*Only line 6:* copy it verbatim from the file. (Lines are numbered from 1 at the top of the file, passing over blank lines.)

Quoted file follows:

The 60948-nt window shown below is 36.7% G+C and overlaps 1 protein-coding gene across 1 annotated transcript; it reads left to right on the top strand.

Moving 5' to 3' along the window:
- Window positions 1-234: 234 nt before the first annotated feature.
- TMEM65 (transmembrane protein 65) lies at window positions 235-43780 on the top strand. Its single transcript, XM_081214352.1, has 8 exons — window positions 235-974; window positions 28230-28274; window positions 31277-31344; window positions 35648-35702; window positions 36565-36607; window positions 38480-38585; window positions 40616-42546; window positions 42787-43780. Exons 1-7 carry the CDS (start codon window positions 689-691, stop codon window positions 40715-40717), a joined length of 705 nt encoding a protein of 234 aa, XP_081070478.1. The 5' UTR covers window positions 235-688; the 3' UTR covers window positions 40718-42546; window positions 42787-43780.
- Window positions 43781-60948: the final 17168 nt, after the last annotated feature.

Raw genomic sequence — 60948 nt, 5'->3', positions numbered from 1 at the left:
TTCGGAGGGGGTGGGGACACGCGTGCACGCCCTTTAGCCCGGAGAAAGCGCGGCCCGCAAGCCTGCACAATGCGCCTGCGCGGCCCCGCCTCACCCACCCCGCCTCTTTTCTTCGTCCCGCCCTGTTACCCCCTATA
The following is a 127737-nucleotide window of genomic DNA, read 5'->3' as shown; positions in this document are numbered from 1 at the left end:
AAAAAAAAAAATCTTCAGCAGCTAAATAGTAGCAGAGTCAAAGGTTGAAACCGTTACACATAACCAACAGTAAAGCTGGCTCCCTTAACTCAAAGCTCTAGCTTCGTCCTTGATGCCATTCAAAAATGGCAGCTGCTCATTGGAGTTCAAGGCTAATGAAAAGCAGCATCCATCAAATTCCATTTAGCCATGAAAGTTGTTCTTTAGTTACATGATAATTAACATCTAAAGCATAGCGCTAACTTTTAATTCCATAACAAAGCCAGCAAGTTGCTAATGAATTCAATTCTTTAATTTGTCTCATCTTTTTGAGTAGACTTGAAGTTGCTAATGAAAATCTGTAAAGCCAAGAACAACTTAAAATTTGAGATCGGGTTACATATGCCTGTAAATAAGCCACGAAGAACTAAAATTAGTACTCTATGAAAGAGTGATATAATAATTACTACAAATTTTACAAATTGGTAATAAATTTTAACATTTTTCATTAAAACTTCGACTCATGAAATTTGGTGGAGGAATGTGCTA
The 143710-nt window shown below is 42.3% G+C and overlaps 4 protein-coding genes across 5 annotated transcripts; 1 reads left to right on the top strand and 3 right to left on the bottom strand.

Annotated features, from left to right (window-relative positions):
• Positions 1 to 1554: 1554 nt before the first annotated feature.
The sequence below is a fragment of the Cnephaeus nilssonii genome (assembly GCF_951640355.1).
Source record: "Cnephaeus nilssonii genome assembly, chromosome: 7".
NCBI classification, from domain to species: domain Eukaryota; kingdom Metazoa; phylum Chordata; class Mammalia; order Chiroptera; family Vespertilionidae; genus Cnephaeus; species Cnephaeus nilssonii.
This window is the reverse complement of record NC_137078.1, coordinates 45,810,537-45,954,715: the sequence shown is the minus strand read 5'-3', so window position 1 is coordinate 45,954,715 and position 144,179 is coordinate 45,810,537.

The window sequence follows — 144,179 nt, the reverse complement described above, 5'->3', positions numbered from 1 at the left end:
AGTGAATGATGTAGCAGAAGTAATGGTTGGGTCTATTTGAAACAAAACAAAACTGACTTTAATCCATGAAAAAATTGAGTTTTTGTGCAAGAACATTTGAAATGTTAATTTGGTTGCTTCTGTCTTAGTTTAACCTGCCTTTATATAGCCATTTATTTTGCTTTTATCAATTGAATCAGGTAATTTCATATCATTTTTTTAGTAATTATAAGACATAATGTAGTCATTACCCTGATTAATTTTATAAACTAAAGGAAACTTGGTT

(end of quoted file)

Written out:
Raw genomic sequence — 60948 nt, 5'->3', positions numbered from 1 at the left: